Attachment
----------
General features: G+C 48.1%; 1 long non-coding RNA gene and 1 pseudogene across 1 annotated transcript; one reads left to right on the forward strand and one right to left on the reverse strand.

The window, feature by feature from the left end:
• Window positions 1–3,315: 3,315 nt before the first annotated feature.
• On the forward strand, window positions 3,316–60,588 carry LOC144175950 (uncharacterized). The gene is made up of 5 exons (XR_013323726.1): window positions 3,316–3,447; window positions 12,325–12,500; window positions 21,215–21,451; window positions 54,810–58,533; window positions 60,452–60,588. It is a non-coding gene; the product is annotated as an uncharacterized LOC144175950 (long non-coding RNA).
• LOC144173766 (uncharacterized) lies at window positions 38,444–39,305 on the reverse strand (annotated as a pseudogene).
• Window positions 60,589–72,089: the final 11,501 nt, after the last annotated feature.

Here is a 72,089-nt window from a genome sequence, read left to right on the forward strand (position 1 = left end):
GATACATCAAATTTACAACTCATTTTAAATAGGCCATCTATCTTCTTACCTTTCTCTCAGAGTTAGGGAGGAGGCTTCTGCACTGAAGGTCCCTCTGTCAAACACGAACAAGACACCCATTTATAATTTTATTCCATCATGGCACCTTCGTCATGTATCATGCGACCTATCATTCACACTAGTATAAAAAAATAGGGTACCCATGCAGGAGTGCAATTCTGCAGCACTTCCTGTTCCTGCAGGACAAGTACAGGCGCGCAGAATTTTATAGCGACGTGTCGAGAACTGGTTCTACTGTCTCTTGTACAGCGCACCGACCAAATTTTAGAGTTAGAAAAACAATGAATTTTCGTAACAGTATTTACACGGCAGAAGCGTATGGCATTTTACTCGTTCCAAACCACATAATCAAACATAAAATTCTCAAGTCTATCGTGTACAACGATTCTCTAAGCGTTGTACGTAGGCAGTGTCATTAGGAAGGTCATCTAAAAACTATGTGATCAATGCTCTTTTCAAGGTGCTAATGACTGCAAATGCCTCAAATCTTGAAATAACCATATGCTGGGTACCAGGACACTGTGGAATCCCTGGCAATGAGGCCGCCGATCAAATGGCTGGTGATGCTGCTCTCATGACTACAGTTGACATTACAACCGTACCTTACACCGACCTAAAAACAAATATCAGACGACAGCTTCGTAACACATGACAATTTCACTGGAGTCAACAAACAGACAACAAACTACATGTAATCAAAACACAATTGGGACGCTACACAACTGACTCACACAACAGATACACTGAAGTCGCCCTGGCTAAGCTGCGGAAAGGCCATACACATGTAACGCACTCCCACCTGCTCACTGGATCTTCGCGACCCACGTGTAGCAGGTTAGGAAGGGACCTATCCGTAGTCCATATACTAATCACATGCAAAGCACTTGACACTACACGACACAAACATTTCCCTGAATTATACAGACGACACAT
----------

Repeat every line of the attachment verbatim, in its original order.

General features: G+C 48.1%; 1 long non-coding RNA gene and 1 pseudogene across 1 annotated transcript; one reads left to right on the forward strand and one right to left on the reverse strand.

The window, feature by feature from the left end:
• Window positions 1–3,315: 3,315 nt before the first annotated feature.
• On the forward strand, window positions 3,316–60,588 carry LOC144175950 (uncharacterized). The gene is made up of 5 exons (XR_013323726.1): window positions 3,316–3,447; window positions 12,325–12,500; window positions 21,215–21,451; window positions 54,810–58,533; window positions 60,452–60,588. It is a non-coding gene; the product is annotated as an uncharacterized LOC144175950 (long non-coding RNA).
• LOC144173766 (uncharacterized) lies at window positions 38,444–39,305 on the reverse strand (annotated as a pseudogene).
• Window positions 60,589–72,089: the final 11,501 nt, after the last annotated feature.

Here is a 72,089-nt window from a genome sequence, read left to right on the forward strand (position 1 = left end):
GATACATCAAATTTACAACTCATTTTAAATAGGCCATCTATCTTCTTACCTTTCTCTCAGAGTTAGGGAGGAGGCTTCTGCACTGAAGGTCCCTCTGTCAAACACGAACAAGACACCCATTTATAATTTTATTCCATCATGGCACCTTCGTCATGTATCATGCGACCTATCATTCACACTAGTATAAAAAAATAGGGTACCCATGCAGGAGTGCAATTCTGCAGCACTTCCTGTTCCTGCAGGACAAGTACAGGCGCGCAGAATTTTATAGCGACGTGTCGAGAACTGGTTCTACTGTCTCTTGTACAGCGCACCGACCAAATTTTAGAGTTAGAAAAACAATGAATTTTCGTAACAGTATTTACACGGCAGAAGCGTATGGCATTTTACTCGTTCCAAACCACATAATCAAACATAAAATTCTCAAGTCTATCGTGTACAACGATTCTCTAAGCGTTGTACGTAGGCAGTGTCATTAGGAAGGTCATCTAAAAACTATGTGATCAATGCTCTTTTCAAGGTGCTAATGACTGCAAATGCCTCAAATCTTGAAATAACCATATGCTGGGTACCAGGACACTGTGGAATCCCTGGCAATGAGGCCGCCGATCAAATGGCTGGTGATGCTGCTCTCATGACTACAGTTGACATTACAACCGTACCTTACACCGACCTAAAAACAAATATCAGACGACAGCTTCGTAACACATGACAATTTCACTGGAGTCAACAAACAGACAACAAACTACATGTAATCAAAACACAATTGGGACGCTACACAACTGACTCACACAACAGATACACTGAAGTCGCCCTGGCTAAGCTGCGGAAAGGCCATACACATGTAACGCACTCCCACCTGCTCACTGGATCTTCGCGACCCACGTGTAGCAGGTTAGGAAGGGACCTATCCGTAGTCCATATACTAATCACATGCAAAGCACTTGACACTACACGACACAAACATTTCCCTGAATTATACAGACGACACAT